There are countless examples to prove this point. Online technology is challenging traditional journalistic values in favour of speed and reach. Dating apps commodify our potential romantic partners and try to free dating from the perils of rejection or unwanted advances. Computer-generated porn allows you to make your favourite celebrity crush do whatever you want. She doesn’t have to consent. She doesn’t even have to know.
If this is the values system behind technology, are we comfortable with it, even if it does make life incredibly convenient? If not, what should we do about it?
Focus on means
Despite being polar opposites, techno-fear and techno-joy have a common ethical thread: a focus on outcomes. Each side agrees that ethical technology must lead to positive change in the world (or at least, not create more problems). They disagree about whether technology will end up being a force for good or ill.
However, focusing on outcomes blinds us to another dimension of technological ethics: the means by which those outcomes are achieved.
Many people are thinking about technological processes and their ethical implications, but often they’re focusing on them because they’ve brought about bad outcomes. The discussion becomes another battlefield on which to have a debate about outcomes.
For instance, debate about COMPAS – the data sentencing algorithm that was the subject of a widely-read Pro Publica investigation – focused on the fact that it tended to produce racially-loaded outcomes. That’s important. But it’s also important to understand how COMPAS worked, even if the outcomes weren’t so evidently problematic.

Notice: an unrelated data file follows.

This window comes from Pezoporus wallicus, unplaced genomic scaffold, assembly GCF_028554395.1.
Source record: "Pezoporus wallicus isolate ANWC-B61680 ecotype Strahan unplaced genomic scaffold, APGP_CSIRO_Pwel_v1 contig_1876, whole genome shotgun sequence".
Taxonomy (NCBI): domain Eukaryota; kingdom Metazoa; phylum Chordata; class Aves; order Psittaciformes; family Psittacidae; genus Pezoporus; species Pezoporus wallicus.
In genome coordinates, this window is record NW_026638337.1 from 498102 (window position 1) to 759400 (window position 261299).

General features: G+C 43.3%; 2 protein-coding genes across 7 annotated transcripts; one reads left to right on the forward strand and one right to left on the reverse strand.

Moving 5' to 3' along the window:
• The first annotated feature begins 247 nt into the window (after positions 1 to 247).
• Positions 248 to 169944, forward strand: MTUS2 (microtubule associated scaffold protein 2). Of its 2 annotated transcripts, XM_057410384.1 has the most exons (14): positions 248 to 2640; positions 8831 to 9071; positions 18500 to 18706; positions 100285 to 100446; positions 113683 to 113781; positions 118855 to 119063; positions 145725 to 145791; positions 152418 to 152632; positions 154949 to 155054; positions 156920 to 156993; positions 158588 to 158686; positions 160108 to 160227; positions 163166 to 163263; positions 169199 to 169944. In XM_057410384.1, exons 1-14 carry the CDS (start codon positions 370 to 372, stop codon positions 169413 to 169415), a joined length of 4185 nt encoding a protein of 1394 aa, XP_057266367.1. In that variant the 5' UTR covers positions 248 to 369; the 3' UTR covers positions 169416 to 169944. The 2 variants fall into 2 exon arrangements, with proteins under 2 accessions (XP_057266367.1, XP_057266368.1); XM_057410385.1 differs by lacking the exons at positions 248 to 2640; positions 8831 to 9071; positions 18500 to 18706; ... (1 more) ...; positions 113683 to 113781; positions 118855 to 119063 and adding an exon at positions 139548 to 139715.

Let’s imagine we knew an algorithm like COMPAS was 100% effective at predicting an offender’s likelihood of re-offending. Let’s also imagine that the reason it was so accurate was because its data set was so comprehensive. It included every piece of private communication an offender had produced in the past ten years. Every text message, Facebook post, email, phone call, webpage view – all of it. This data enabled a crystal-clear psychological profile of the offender and incredibly precise predictions of re-offending.
There would still be reason to object to this technology, not because it achieved awful results, but because it achieved good results in a way that undermined our commonly-held principles around privacy and civil liberty. That’s where an exclusively outcome-driven philosophy becomes a real problem.
Technology is likely to be part of the solution to most of our great moral challenges. But not alone. One of technology’s functions is to amplify human activity. This means humans need to get their own house in order before tech can be helpful.
We also need to get the technological process right. We need to change our standard of what counts as “excellent” technology away from the logic of speed, effectiveness and control. If we don’t, technology is likely to become our next great moral challenge. More worrying, by then we may have ceded too much power to the machines to be able to do anything about it.
About The Author
Matthew Beard, Associate Lecturer, University of Notre Dame Australia